Understanding Snoring -- the Basics

What Is Snoring?

Snoring happens when something is blocking the airways, anywhere between the tip of the nose to the lungs. It's very common, and although it can be noisy for people living with you, it's usually not a serious problem.

One of the most common causes of snoring is when your soft palate (the soft part of the roof of your mouth) vibrates as you're breathing in. It can happen when the muscles that keep the airways open become too relaxed or there is too much tissue nearby, curbing air flow.

You are more likely to snore if you're overweight and if you:

  • Drink alcohol
  • Smoke
  • Take medications such as sleeping pills, cold medicines, or antihistamines
  • Sleep on your back
  • Sleep on a pillow that's too soft or too large
  • Have a condition, like asthma, that tightens your airways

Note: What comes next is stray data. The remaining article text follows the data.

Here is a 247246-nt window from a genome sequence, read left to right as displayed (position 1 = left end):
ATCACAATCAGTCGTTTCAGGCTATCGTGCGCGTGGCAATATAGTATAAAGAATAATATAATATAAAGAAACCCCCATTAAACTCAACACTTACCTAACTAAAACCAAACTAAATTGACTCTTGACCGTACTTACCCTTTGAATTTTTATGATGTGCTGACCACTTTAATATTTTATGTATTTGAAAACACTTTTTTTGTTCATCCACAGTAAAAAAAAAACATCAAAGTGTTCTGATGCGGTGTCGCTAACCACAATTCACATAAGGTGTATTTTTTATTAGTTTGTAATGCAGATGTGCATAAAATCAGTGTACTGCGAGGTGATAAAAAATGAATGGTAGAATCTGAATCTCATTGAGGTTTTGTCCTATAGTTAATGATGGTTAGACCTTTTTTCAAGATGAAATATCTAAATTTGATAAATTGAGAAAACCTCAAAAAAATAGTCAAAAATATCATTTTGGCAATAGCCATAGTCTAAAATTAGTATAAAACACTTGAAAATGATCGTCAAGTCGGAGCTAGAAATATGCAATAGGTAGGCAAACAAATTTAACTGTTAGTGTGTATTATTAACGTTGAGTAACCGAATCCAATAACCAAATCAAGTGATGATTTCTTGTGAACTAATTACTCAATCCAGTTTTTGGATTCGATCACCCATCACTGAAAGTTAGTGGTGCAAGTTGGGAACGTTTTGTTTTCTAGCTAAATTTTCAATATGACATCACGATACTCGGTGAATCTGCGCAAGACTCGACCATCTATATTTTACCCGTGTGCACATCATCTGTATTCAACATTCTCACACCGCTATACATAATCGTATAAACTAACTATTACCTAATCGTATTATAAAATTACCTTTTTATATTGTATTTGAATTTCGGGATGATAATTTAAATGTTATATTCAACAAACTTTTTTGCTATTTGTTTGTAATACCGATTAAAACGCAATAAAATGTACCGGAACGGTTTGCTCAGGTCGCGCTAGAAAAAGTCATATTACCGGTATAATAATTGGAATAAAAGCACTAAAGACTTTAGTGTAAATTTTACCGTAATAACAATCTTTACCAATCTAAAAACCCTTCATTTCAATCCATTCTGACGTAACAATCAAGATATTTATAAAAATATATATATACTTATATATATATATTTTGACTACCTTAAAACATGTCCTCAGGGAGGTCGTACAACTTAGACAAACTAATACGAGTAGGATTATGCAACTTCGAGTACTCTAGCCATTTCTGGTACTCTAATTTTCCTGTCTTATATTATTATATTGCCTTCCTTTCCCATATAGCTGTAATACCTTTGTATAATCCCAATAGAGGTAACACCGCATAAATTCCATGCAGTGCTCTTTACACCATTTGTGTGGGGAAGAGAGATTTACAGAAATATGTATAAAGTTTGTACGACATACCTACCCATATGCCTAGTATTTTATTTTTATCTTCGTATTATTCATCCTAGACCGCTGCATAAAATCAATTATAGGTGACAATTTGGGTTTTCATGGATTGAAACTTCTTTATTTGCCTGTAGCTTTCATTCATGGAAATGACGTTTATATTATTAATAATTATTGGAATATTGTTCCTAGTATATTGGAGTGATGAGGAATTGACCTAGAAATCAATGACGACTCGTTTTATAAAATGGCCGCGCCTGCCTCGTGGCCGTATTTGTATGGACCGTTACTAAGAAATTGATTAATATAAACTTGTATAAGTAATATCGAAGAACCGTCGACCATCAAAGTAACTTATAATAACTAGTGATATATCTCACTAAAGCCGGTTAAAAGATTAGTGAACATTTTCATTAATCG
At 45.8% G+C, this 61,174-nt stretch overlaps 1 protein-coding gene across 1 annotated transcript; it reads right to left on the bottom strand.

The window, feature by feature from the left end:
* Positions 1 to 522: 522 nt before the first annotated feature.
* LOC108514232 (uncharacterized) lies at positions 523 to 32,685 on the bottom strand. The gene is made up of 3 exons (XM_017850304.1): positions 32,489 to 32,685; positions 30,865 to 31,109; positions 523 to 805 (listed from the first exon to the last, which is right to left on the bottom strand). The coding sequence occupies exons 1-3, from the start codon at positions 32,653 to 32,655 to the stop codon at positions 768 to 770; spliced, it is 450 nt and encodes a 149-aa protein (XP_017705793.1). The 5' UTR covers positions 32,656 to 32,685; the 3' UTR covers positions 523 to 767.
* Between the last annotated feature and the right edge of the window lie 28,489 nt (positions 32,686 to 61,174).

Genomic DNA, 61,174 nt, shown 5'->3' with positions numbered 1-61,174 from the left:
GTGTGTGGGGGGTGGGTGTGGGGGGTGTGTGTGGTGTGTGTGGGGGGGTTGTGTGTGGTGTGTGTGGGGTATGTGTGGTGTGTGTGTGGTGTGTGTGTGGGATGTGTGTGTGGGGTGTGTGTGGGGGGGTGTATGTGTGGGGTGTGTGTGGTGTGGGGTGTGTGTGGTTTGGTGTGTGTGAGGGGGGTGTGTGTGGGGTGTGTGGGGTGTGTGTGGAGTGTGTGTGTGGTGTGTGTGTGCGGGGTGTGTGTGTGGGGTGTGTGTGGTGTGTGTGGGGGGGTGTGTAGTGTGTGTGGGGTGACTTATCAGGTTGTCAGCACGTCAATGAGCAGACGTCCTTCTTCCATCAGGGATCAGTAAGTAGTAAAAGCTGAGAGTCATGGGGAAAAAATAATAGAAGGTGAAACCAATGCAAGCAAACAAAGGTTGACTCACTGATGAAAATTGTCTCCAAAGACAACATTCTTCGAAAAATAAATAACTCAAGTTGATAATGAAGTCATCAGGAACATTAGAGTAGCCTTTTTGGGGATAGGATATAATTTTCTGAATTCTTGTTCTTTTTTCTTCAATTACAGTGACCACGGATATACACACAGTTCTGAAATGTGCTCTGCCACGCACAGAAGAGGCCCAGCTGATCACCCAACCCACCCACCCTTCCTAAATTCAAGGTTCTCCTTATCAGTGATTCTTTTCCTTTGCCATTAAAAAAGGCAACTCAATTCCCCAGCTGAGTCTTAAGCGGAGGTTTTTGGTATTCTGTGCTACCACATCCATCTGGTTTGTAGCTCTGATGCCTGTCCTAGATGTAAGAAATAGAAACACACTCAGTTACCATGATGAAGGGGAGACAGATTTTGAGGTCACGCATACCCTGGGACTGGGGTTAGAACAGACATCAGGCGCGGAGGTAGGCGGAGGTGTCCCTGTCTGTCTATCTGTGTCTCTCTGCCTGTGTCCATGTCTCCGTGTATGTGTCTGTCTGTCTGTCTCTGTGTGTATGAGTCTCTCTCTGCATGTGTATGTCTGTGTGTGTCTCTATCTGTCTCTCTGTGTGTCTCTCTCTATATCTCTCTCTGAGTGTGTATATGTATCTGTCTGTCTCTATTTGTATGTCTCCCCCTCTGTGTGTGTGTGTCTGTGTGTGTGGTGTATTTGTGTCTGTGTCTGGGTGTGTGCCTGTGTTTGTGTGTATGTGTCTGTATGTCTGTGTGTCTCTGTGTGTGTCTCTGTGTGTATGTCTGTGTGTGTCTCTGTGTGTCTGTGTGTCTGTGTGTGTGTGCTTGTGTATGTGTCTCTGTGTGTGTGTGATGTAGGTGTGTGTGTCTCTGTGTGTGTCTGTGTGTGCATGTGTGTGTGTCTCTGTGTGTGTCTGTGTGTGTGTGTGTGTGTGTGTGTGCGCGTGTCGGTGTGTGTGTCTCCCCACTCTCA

• Have enlarged tonsils

Obstructive sleep apnea is a serious condition that's linked to snoring. If you have sleep apnea, you briefly stop breathing during sleep several times a night.

Sleep apnea can make you tired, give you headaches, and is linked to other serious conditions including high blood pressure, heart disease, diabetes, and stroke.

If you think you have sleep apnea, ask your doctor for a referral to a sleep lab, where they can check to see if you need a CPAP (continuous positive airway pressure) machine to help you breathe steadily while you sleep. If you're overweight, losing extra pounds may help, too.

WebMD Medical Reference Reviewed by Melinda Ratini, DO, MS on March 23, 2015



American Academy of Otolaryngology: "Snoring."

MedlinePlus: "Snoring."

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